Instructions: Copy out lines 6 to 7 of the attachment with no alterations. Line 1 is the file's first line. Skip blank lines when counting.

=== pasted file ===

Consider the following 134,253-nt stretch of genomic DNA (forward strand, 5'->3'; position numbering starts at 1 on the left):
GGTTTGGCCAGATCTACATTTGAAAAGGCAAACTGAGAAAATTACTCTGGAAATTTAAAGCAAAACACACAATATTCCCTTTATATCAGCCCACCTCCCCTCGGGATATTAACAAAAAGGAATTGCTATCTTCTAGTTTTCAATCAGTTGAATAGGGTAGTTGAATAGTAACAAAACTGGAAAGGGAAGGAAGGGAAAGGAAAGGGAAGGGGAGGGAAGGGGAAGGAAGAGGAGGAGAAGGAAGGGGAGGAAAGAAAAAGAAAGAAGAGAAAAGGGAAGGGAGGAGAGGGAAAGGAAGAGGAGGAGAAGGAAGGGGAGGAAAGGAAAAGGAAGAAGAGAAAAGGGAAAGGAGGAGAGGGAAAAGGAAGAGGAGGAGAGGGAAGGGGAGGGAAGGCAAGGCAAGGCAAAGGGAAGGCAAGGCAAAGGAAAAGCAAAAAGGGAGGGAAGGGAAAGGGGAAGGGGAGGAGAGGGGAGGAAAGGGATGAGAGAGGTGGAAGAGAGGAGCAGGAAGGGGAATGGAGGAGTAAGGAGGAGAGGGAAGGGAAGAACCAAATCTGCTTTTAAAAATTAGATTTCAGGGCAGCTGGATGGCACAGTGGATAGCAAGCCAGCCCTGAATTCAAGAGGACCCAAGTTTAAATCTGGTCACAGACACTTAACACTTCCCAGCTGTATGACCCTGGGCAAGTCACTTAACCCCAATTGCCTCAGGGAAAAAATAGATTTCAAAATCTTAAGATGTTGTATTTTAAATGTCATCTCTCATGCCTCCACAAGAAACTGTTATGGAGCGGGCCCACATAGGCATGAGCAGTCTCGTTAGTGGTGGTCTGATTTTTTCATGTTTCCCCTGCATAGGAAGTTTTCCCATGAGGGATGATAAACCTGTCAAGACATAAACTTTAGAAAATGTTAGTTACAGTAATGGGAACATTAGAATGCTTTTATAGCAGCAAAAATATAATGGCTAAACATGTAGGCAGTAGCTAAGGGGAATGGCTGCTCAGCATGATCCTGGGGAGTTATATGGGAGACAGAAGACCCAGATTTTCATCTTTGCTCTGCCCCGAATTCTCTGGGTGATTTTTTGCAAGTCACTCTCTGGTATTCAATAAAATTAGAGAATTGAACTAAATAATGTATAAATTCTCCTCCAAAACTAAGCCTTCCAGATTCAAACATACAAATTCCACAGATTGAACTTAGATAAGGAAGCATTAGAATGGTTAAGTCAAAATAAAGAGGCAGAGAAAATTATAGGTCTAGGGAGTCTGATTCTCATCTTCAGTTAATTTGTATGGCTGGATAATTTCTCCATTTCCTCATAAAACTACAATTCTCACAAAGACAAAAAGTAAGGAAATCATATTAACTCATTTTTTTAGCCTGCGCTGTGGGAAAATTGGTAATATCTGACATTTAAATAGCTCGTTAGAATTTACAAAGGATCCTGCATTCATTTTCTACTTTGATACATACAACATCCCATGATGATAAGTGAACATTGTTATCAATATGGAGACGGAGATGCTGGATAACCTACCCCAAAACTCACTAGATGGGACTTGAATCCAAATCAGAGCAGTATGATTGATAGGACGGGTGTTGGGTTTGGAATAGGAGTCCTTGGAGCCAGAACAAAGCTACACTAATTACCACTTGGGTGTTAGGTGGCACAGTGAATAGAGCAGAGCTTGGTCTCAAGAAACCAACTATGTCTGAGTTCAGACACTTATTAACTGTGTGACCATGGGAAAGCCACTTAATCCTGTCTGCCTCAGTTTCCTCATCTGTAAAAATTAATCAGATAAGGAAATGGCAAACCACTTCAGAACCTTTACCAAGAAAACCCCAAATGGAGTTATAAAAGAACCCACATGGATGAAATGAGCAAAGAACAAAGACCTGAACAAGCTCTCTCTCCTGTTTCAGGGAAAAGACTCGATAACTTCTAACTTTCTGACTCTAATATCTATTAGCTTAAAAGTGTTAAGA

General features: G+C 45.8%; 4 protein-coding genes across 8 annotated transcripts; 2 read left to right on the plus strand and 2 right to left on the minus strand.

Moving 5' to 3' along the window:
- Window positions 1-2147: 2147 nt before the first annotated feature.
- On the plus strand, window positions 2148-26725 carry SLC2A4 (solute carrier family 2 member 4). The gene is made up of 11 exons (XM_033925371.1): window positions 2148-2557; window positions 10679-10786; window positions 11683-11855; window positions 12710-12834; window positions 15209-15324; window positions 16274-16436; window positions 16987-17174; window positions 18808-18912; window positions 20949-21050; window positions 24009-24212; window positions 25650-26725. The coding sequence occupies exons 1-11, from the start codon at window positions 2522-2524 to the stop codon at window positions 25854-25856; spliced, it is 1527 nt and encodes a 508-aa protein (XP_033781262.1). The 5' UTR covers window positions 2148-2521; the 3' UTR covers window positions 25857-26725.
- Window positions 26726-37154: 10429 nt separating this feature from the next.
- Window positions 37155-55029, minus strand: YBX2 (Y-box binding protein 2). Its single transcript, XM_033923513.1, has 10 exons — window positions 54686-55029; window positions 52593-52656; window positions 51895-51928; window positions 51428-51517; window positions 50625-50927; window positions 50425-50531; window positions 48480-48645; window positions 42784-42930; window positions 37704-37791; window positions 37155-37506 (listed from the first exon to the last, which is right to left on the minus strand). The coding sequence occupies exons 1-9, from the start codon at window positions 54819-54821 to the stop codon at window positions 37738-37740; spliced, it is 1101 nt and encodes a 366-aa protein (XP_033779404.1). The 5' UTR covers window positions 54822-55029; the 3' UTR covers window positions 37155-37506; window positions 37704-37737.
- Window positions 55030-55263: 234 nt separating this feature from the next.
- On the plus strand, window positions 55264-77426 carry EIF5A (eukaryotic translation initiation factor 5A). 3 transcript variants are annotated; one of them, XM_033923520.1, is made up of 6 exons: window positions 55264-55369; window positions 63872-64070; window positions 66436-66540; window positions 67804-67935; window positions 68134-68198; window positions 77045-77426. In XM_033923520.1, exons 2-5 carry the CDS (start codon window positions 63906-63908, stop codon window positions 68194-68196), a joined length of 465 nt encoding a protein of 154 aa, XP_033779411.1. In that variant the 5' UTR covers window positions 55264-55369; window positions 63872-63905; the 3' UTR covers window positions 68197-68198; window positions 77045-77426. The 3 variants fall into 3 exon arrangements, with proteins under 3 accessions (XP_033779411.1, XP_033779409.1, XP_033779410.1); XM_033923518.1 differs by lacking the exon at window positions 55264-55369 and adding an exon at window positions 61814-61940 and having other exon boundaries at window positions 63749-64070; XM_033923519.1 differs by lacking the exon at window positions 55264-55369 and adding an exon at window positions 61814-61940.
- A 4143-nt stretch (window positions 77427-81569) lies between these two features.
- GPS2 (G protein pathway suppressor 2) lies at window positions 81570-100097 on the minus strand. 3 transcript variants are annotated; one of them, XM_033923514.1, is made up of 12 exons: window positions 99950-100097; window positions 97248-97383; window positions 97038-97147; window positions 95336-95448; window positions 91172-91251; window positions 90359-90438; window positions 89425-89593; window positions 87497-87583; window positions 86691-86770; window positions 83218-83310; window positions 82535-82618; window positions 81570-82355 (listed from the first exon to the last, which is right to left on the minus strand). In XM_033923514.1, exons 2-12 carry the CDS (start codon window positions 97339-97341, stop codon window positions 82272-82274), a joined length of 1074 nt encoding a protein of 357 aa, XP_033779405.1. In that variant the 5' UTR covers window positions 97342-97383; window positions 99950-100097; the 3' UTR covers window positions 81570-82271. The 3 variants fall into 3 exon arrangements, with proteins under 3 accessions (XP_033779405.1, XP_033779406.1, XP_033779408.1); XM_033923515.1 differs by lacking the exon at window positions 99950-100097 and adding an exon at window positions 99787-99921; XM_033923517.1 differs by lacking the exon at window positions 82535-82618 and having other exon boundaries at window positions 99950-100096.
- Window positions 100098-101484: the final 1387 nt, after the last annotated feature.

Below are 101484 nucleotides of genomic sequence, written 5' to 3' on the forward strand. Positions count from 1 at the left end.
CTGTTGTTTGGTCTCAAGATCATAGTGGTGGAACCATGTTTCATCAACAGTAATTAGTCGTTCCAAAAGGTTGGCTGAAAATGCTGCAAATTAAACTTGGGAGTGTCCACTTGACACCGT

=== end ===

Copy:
- On the plus strand, window positions 2148-26725 carry SLC2A4 (solute carrier family 2 member 4). The gene is made up of 11 exons (XM_033925371.1): window positions 2148-2557; window positions 10679-10786; window positions 11683-11855; window positions 12710-12834; window positions 15209-15324; window positions 16274-16436; window positions 16987-17174; window positions 18808-18912; window positions 20949-21050; window positions 24009-24212; window positions 25650-26725. The coding sequence occupies exons 1-11, from the start codon at window positions 2522-2524 to the stop codon at window positions 25854-25856; spliced, it is 1527 nt and encodes a 508-aa protein (XP_033781262.1). The 5' UTR covers window positions 2148-2521; the 3' UTR covers window positions 25857-26725.
- Window positions 26726-37154: 10429 nt separating this feature from the next.